True aim: Bonner Springs couple founds archery club
During an eight-year stint in Phoenix, Kansas natives Kerry and Joanna Heidebrecht, along with their son, Kolton, fell in love with archery.
“Our son really pulled us in, and we’ve done everything now from shooting competitively ourselves to coaching to judging,” Joanna Heidebrecht said.
So when they knew they would be returning to the Kansas City area, they immediately began planning on how to bring their favorite sport with them. They planned ahead, laying the foundation to create a nonprofit club, building a website and starting social media accounts to begin Prairie Fire Archers, Junior Olympic Archery Development program, the moment they moved to Bonner Springs.
“We got here and just started running with it,” Joanna Heidebrecht said.
“We just assume it’s going to take a couple of years to get things going, but we’ve been trying to meet with anyone we can, network with anyone we can,” Kerry Heidebrecht added.
With a handful of club members, already they are planning their first archery tournament on Aug. 8 and next month also will begin offering beginner and intermediate archery classes.
The challenge has been that archery isn’t as popular in Kansas as it was back in Arizona.
The Heidebrechts said in Phoenix, archery is a more prominent sport, with the city hosting the only international ranking tournament in the United States. The No. 1 Olympic archer in the United States also lives in the Phoenix area.
In Kansas and the Kansas City area, there are a few archery clubs, the largest located in Topeka, but there is not as many shooting ranges and not as much awareness of the sport.
“It can be difficult, because so many kids are involved in football and baseball and basketball, all the traditional sports,” Kerry Heidebrecht said. “So getting time to either add archery, replace one of those with archery or even just try it can be challenging because of the practices and games they already have.”
The Heidebrechts credit their passion for archery to the sport’s inclusive nature. They note the sport works for those who have limited physical abilities.
“There’s really no limit to who can participate,” Kerry Heidebrecht said. “… The great thing about archery is nobody sits on the bench, nobody is second team, and everybody can earn rewards for their effort.”
“There are guys who are blind that shoot archery, who have no arms who shoot archery,” Joanna Heidebrecht added. “It’s something for everybody, really, and it’s a neat sport for families to do together.”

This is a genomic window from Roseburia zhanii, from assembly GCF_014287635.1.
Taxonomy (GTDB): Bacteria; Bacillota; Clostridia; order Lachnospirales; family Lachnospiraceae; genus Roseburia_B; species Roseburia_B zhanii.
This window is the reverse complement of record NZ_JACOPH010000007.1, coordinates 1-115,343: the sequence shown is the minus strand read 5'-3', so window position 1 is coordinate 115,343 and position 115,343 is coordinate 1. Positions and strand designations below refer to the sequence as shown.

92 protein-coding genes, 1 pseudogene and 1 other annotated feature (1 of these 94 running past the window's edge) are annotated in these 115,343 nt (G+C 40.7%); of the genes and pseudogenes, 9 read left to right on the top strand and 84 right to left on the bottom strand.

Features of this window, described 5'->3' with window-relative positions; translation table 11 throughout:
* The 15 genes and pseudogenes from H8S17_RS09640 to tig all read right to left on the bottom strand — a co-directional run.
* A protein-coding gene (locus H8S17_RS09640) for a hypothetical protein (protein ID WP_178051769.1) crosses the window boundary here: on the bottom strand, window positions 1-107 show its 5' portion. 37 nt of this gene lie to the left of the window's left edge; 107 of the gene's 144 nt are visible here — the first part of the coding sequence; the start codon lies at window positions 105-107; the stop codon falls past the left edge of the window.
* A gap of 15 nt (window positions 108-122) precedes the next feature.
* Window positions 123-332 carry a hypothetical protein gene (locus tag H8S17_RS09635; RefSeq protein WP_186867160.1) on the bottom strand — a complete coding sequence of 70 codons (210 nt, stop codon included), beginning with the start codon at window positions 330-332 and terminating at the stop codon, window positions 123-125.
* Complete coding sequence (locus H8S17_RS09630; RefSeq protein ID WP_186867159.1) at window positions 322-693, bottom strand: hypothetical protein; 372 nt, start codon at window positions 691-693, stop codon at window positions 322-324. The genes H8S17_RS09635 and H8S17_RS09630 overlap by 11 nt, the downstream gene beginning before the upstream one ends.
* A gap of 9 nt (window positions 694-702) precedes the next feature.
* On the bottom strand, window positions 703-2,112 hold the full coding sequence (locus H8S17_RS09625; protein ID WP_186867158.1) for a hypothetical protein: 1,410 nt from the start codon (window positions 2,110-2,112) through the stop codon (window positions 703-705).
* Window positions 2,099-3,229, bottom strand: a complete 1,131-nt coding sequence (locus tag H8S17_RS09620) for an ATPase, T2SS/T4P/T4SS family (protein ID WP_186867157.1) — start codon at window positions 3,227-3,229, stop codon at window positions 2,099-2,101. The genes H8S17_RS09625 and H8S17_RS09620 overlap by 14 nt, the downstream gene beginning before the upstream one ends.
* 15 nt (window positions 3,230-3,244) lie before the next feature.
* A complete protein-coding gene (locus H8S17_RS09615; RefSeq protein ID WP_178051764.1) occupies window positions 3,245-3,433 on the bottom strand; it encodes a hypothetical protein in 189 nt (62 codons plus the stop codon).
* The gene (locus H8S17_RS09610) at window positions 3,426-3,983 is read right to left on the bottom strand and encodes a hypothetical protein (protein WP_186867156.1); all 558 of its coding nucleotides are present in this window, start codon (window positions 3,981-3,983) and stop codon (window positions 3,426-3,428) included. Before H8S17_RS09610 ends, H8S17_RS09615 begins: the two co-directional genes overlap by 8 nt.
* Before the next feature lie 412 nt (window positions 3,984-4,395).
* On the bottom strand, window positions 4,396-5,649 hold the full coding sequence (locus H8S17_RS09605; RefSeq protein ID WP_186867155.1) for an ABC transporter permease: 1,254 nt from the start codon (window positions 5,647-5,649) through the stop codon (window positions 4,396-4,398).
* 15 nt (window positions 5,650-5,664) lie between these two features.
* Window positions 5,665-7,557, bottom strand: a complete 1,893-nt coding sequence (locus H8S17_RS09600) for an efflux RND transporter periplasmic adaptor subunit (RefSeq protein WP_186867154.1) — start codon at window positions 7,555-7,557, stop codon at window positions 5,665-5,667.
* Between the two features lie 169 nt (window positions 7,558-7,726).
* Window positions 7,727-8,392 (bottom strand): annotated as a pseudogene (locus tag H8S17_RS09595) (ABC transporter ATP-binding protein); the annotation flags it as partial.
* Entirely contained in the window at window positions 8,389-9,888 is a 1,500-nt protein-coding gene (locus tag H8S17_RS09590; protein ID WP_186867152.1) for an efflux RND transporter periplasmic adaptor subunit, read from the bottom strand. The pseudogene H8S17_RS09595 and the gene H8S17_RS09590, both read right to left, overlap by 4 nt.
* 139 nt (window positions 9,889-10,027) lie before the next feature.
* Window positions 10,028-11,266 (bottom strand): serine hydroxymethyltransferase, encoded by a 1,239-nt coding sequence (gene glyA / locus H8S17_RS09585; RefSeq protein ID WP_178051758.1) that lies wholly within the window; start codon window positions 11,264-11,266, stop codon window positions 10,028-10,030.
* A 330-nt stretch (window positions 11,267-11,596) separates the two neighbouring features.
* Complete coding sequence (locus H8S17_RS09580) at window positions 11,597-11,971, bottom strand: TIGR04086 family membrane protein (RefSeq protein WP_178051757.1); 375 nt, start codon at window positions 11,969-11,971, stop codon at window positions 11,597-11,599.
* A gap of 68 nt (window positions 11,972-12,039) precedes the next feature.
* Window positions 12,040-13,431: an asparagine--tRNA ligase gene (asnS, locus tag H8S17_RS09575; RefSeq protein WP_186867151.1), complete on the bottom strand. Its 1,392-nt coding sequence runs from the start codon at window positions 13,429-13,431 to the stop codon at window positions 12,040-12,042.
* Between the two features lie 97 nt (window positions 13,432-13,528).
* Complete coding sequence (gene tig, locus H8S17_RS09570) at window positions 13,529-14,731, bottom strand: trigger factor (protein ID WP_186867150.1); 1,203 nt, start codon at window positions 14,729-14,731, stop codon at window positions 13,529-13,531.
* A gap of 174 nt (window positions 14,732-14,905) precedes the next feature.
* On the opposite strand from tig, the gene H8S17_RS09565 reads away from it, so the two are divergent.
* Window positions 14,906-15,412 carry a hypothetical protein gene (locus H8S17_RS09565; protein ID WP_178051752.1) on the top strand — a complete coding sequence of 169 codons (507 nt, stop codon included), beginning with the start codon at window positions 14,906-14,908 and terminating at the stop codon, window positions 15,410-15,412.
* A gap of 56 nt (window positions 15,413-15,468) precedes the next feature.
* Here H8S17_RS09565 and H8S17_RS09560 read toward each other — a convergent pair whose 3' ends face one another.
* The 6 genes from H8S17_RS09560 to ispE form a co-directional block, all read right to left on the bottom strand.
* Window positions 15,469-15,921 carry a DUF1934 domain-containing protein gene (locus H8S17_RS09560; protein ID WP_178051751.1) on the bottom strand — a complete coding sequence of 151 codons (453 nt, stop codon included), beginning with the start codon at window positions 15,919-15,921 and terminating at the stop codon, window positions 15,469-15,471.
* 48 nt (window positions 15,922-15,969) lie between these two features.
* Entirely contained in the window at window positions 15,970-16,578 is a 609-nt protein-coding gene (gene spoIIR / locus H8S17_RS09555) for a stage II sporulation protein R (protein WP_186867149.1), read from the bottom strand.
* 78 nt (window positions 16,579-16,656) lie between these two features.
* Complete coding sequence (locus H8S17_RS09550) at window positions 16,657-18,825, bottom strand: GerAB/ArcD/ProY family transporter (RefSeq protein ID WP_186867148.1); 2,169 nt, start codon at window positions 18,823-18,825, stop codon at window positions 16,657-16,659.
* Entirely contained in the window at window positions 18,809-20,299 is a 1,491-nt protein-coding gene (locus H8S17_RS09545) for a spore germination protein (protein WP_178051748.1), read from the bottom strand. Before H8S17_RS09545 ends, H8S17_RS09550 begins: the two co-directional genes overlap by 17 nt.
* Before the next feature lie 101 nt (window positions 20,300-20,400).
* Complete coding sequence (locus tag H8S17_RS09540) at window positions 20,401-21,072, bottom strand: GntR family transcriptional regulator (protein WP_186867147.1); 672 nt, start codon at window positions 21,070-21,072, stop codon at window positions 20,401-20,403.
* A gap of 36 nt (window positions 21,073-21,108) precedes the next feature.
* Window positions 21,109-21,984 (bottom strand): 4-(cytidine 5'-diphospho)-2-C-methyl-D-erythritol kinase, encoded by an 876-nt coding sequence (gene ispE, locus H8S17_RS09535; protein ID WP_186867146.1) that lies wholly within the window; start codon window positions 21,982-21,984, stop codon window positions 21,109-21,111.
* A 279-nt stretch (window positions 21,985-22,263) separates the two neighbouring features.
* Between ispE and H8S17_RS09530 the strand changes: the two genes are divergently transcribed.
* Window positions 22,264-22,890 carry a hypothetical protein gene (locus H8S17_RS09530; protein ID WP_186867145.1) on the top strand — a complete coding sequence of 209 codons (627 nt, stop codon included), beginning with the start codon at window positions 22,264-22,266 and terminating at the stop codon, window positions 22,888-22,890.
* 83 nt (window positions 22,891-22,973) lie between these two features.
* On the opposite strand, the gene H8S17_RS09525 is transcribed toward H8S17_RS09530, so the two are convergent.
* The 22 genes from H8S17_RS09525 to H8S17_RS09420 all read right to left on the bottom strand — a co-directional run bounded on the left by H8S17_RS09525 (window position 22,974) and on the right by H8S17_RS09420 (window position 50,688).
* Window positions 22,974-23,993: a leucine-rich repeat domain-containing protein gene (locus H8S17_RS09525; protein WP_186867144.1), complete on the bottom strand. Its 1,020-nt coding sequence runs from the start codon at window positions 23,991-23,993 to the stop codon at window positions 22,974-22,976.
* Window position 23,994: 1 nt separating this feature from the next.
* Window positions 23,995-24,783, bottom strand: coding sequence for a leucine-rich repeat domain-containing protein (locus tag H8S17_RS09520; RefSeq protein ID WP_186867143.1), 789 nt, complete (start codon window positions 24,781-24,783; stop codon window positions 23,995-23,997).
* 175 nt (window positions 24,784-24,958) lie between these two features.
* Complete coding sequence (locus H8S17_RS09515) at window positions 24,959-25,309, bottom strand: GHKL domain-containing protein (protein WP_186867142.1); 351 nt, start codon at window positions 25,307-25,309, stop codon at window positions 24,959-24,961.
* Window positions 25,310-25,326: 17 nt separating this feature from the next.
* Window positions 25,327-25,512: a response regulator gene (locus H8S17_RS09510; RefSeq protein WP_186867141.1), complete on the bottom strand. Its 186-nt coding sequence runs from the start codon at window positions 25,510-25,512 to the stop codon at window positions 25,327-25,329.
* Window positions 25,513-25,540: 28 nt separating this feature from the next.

Learning the intense focus required while shooting also has been shown to help in children’s test scores as well as help some medical or psychological problems. The Heidebrects said a young friend of theirs particularly benefited from archery.
“He has Asperger’s (a mild form of autism), and it has significantly helped his behaviors,” Joanna Heidebrecht said.
The couple found a western Lenexa practice location for the club in Powder Creek Shooting Park, 8601 Monticello Road.
“They’ve pretty much been a shotgun facility, but they’re wanting to expand into archery, so we just happened along at the right time,” Kerry Heidebrecht said.
They are still looking for an indoor space to shoot in the colder months.
The small club already has competed with more than 900 others in the 2015 Easton JOAD Nationals July 1-5 in Alabama. The event included two days of qualifications, a day of head-to-head eliminations and a day of team competition.
In the team matches of three randomly paired shooters, Prairie Fire’s Kolton Heidebrecht led his team to the quarter finals, while Nick Younger of Kansas City, Mo., led his team to the bronze medal match.
The next shoot for the club team is their own KC Summer Sizzle, a USA Archery-sanctioned tournament held Aug. 8 at Powder Creek. Registration is $30 per shooter, and there will be two sessions, one beginning at 9 a.m. and another at 12:30 p.m.
Also, Prairie Fire is beginning to offer beginner and intermediate classes from 6 to 7 p.m. on Thursdays at Powder Creek. Equipment is provided in the cost of the six-week class. Registration for both the tournament and the classes can be completed online at prairiefirearchers.com.